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What happens if we re-excite an excited electron to a higher energy level? e.g. we excite hydrogen's electron from n=1 to n=3, then before it gets to return to the ground state, we hit it with another photon with the right frequency to move it to n=6:

1- is this even possible?

2- How does the electron releases it's energy and return to ground state?
A. will it release all of its energy as a single photon and return from n=6 to ground state in one step?
B. or it will first release a photon with the same frequency as the last photon it absorbed and return from n=6 to n=3, then release another photon and return from n=3 to n=1?
C. or it will return from n=6 to n=5 and release one photon, then from n=5 to n=4 and release another photon and so on?

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    $\begingroup$ This might help find references arxiv.org/abs/0904.2346 . It is all a matter of calculating probabilities for cascades.. $\endgroup$ – anna v Aug 19 '18 at 14:05
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  1. It is possible, but the probability to excite the electron to an even higher energy level is little, since the electron will stay at the higher (non-stable) energy level for a limited time as per QM.

  2. It is called relaxation, and it can go in multiple steps. Even though the electron was excited in one step or two steps as in your case, this does not mean that the relaxation is going to go in the same steps. Relaxation can occur in one step, when the electron returns to the ground state and releases one single photon with the corresponding energy. Or relaxation can go in multiple steps, with each step the electron releasing a photon with the corresponding energy levels.

A,B,C are all possible. It is all probabilities. The electron can return to ground state in one single step or multiple steps.

It is possible to excite the electron with multiple photons. Please see here: https://journals.aps.org/prb/abstract/10.1103/PhysRevB.97.134112

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    $\begingroup$ Your statement "the probability to excite the electron to an even higher energy level is little, since the electron will stay at the higher (non-stable) energy level for a limited time as per QM" doesn't always hold true, for example the electron could have been excited to a metastable state with a very long lifetime. $\endgroup$ – SabrinaChoice Aug 19 '18 at 20:59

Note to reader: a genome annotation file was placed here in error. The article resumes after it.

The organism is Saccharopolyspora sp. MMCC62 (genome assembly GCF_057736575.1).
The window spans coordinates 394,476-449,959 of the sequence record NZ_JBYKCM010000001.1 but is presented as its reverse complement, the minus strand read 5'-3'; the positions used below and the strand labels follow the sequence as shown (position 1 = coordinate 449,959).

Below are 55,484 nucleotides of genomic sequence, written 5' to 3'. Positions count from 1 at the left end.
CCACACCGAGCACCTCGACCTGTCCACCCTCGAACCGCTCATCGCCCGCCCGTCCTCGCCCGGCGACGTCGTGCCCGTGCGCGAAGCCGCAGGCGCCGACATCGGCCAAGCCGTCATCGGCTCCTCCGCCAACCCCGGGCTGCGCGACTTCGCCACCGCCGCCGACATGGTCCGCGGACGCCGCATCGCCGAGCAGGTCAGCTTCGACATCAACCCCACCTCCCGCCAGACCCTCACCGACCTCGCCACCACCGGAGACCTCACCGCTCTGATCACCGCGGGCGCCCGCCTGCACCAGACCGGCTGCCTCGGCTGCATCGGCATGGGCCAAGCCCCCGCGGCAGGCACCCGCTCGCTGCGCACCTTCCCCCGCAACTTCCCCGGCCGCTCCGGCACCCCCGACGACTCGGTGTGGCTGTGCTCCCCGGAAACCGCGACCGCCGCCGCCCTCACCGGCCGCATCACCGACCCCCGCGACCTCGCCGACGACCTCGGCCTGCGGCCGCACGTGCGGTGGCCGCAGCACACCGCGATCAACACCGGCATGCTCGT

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    $\begingroup$ Or, you can send both photons in at the same time. $\endgroup$ – SabrinaChoice Aug 19 '18 at 21:18
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To expand on Arpad's answer and offer a small correction:

It is indeed possible to excite an atom with a multiphoton process. You don't even need the intermediate state to be real, it can be 'virtual'. As long as the $n$ photons add up to the energy difference between states, it is possible to excite an electron in an atom to the higher energy state. For example: Say the energy difference between the ground and first excited state is $E=\hbar\omega = 2\pi\hbar*563THz$, then you can excite the transition with a single 532nm photon or two 1064nm photons.

You can also excite from one excited state to another, higher, excited state (like in your question). This is not necessarily 'unlikey' (..."the probability to excite the electron to an even higher energy level is little") as Arpad said; the intermediate state could be long-lived state (like a metastable state), or you can shine both lasers on your sample at the same time so that the necessary two photons arrive in quick succession.

If you take a path integral approach to the problem, the decay actually happens along all paths (in your example: A,B,C). The paths interfere constructively or destructively to give you the probability of a certain pathway. Some paths will dominate (be the most likely). You don't know which decay pathway is the most likely until you measure it over and over. With enough measurements, you will have a statistical distribution showing you the various likelihoods of different paths. In principle one could calculate this too.

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